• The CoPs require that the home health agency provide the patient with written instructions regarding home visits, medications, treatments, and the agency clinical manager contact information. The CoPs do not require the agency to provide the patient with a hard copy of the entire plan of care. When the visit schedule, frequency of visits, treatments, or medications change in the plan of care, the agency is expected to provide the patient with revised written information – 484.60(e).

  • Orders from relevant physicians involved in the patient’s plan of care must be incorporated into the plan of care. The agency is responsible for integrating orders from both the responsible physician and any relevant physicians. The
    revised plan of care would then need to be approved by the responsible physician at the next recertification if those orders are still active at that time. The agency should have policies for the co-signature of orders for services to be provided until the plan of care is signed at the next recertification period.

  • A nurse aide who successfully completes a nurse aide training and competency evaluation program, and is found to be in good standing in the state nurse aide registry, is considered to have met the training and competency requirements for a HHA aide – §484.80(a)(1).

  • To be qualified as a home health aide, the training program must include classroom and supervised practical training in a practicum laboratory or other setting in which the aide demonstrates knowledge while providing services to an individual under the direct supervision of a registered nurse, or a licensed practical nurse who is under the supervision of a registered nurse. Alternative formats for classroom training, such as online course material or internet based interactive formats are acceptable delivery methods for the classroom training. These alternative formats should also provide an interactive component that permits students to ask questions and receive responses related to the training. Classroom and supervised practical training must total at least 75 hours – §484.80(b).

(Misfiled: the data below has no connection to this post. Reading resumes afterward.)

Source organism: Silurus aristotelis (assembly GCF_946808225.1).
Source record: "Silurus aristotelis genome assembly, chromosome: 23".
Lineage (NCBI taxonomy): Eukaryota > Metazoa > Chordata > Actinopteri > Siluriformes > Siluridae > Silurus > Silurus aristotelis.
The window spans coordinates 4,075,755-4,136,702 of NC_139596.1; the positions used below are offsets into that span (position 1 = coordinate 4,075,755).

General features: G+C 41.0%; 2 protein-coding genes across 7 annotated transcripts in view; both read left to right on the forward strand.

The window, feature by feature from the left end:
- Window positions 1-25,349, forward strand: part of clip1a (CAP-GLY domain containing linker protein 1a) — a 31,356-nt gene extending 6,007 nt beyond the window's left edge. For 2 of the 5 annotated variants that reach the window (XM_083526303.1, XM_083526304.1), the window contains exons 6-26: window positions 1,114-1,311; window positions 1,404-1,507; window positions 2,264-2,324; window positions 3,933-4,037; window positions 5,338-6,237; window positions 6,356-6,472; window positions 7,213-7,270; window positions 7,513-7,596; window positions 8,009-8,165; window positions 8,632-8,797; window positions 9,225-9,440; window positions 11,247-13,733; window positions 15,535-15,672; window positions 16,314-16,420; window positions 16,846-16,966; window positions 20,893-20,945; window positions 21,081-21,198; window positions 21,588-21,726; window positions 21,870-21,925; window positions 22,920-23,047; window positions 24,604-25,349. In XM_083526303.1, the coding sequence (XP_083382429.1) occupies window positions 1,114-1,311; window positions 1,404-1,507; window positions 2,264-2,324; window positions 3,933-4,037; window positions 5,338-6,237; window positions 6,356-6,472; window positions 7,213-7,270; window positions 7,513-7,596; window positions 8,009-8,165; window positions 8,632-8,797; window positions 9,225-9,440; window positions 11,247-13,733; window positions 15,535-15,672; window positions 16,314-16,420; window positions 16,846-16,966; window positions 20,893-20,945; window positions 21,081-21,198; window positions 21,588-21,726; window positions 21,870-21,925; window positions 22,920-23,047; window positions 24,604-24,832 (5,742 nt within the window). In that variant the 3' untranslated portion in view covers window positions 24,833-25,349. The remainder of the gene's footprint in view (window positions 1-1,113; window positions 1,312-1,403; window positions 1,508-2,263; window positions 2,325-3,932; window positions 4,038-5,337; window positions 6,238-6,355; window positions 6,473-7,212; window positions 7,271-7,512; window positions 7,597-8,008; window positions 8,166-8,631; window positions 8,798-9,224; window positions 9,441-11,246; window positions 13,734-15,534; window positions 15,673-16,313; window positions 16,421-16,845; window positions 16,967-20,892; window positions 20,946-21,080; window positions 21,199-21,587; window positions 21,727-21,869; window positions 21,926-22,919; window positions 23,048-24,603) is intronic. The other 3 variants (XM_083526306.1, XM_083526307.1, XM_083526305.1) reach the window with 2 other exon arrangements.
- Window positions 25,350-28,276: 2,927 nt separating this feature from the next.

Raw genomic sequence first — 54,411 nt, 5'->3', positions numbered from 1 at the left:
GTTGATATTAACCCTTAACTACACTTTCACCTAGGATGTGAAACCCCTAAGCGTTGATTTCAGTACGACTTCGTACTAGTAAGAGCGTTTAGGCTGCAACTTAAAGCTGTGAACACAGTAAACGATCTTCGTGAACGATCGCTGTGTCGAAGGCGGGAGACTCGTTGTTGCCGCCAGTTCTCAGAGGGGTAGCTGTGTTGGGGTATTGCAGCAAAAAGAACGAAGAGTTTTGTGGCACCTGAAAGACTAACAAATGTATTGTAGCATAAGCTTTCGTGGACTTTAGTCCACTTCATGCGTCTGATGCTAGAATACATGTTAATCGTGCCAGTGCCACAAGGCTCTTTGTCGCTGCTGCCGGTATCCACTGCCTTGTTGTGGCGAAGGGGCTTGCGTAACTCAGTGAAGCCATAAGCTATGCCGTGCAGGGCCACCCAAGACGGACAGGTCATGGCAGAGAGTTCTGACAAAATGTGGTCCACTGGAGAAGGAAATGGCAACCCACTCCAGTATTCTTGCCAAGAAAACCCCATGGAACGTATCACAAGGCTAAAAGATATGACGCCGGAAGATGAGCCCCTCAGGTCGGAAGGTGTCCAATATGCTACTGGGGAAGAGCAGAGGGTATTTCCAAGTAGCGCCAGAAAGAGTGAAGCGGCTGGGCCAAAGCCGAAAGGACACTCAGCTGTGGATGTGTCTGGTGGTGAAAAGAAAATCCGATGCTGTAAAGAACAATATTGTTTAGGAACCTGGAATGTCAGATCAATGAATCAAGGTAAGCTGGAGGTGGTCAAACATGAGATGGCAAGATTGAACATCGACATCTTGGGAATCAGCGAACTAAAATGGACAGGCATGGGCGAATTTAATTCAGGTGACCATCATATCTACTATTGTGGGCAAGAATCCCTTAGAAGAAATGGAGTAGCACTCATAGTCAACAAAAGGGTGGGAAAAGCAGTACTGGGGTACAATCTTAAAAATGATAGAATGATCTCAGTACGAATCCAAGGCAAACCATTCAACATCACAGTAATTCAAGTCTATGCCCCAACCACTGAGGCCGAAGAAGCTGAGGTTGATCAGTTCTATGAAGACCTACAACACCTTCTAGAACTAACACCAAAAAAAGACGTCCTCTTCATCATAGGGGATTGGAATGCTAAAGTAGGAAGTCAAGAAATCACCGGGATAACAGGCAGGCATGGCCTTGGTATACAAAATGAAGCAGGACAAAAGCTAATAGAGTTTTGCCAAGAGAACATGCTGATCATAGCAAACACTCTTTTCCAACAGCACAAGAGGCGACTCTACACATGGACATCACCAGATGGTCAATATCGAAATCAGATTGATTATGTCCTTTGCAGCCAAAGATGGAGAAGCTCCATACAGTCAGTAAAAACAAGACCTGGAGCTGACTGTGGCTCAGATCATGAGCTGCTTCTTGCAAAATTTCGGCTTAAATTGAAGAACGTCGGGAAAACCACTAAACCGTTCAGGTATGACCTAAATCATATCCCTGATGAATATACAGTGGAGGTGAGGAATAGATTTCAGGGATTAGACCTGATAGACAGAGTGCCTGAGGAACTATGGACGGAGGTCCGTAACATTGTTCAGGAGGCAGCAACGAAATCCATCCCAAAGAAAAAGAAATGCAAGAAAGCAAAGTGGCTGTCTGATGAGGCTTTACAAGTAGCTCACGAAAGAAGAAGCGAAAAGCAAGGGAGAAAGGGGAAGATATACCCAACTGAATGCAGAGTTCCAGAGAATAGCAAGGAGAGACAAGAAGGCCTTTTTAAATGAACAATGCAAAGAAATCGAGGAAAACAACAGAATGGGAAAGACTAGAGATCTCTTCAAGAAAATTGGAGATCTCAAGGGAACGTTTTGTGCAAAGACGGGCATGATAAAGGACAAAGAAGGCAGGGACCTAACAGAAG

• The CoPs require that certain aspects of the competency testing be completed on a patient of the HHA. The competencies that must be assessed on a patient and not on a pseudo-patient or lab setting include:

    • Communication skills, including the ability to read, write, and verbally report clinical information to patients, representatives, and caregivers, as well as to other HHA staff.
    • Reading and recording temperature, pulse, and respiration.
    • Appropriate and safe techniques in performing personal hygiene and grooming tasks that include:
      • Bed bath
      • Sponge, tub, and shower bath
      • Hair shampooing in sink, tub, and bed
      • Nail and skin care
      • Oral hygiene
      • Toileting and elimination
      • Safe transfer techniques and ambulation
      • Normal range of motion and positioning

    The remaining subject areas may be evaluated through written examination, oral examination, or after observation of a home health aide with a patient.

  • When both nursing and therapy services are involved, nursing must maintain the overall responsibility for the written patient care instructions, with input from the other skilled professionals as appropriate. For therapy-only cases, the skilled therapist may develop the plan for the aide and may perform the required aide supervision.

  • Home health aides must have annual on-site supervisory visit while the aide is performing care.

  • For patients receiving only aide services, a registered nurse must make an onsite supervisory visit to the location where the patient is receiving care, no less frequently than every 60 days. This visit must occur for each patient in order to observe and assess the aide while performing care – §484.80(h)(2).

  • The home health aide plan of care may include more than one option (such as sponge bath or tub bath), indicating the patient may choose, when multiple options exist for the particular task – §484.80(g).

  • The medical record should document the time care is delivered. ‘‘Timed’’ means the actual time that an event occurred, which is not necessarily the time when the documentation was entered into the record. The date and time requirement applies to all entries in the record.

  • There is no requirement for a physician signature on the discharge summary.

  • A patient’s clinical record (whether hard copy or electronic form) must be made available to a patient, free of charge, upon request at the next home visit, or within 4 business days (whichever comes first). The 4 day clock starts from the time that the patient or representative makes an oral or written request for the clinical record.

About the Author:

Vice President of Home Health with Home Care Institute, overseeing content development for home care-specific topics.